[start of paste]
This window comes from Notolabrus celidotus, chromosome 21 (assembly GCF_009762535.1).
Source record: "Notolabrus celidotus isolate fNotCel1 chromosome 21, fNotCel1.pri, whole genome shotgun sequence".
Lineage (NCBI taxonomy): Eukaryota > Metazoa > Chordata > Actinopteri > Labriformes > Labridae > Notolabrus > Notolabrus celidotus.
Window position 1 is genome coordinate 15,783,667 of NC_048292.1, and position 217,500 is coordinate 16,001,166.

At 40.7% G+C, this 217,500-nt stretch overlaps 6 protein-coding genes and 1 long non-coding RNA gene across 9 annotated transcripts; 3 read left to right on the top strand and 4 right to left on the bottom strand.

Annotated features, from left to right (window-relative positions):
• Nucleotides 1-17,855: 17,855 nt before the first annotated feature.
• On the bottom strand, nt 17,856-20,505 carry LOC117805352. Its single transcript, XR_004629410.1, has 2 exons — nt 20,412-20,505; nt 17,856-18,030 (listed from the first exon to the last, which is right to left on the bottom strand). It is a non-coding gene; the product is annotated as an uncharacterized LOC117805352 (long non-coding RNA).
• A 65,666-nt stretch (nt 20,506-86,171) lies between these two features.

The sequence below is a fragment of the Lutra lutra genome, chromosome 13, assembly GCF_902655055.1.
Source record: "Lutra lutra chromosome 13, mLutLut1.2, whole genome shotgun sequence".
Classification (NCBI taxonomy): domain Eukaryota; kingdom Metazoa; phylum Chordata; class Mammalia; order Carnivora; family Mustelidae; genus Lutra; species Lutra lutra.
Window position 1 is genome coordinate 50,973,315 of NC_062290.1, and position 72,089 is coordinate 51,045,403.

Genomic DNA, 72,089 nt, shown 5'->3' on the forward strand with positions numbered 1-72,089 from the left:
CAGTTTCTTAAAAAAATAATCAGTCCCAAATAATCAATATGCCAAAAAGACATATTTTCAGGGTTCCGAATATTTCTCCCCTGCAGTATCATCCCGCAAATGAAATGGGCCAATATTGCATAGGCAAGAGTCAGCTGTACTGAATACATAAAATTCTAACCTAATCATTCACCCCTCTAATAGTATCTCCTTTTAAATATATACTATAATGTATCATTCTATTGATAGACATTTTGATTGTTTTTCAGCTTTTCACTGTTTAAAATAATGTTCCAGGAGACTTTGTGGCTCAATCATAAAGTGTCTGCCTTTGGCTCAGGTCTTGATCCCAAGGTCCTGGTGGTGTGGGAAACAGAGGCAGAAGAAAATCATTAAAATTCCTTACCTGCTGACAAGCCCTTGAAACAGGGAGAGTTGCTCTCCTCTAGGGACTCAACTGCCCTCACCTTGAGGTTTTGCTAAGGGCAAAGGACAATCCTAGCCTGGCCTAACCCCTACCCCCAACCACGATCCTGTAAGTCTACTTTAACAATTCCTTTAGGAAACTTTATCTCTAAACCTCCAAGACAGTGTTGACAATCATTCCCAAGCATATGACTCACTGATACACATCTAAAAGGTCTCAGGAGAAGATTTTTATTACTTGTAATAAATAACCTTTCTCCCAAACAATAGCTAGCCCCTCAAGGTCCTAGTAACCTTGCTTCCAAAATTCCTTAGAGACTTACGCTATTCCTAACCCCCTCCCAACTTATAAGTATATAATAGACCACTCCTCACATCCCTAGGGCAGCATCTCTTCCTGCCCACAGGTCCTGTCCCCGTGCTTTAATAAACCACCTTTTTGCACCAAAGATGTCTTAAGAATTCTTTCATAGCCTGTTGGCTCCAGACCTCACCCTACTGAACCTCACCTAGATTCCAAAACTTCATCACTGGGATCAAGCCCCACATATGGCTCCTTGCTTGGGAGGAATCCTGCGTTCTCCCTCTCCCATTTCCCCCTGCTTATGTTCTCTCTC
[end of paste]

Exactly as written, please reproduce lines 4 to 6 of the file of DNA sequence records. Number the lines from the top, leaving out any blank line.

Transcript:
Window position 1 is genome coordinate 15,783,667 of NC_048292.1, and position 217,500 is coordinate 16,001,166.

At 40.7% G+C, this 217,500-nt stretch overlaps 6 protein-coding genes and 1 long non-coding RNA gene across 9 annotated transcripts; 3 read left to right on the top strand and 4 right to left on the bottom strand.

Annotated features, from left to right (window-relative positions):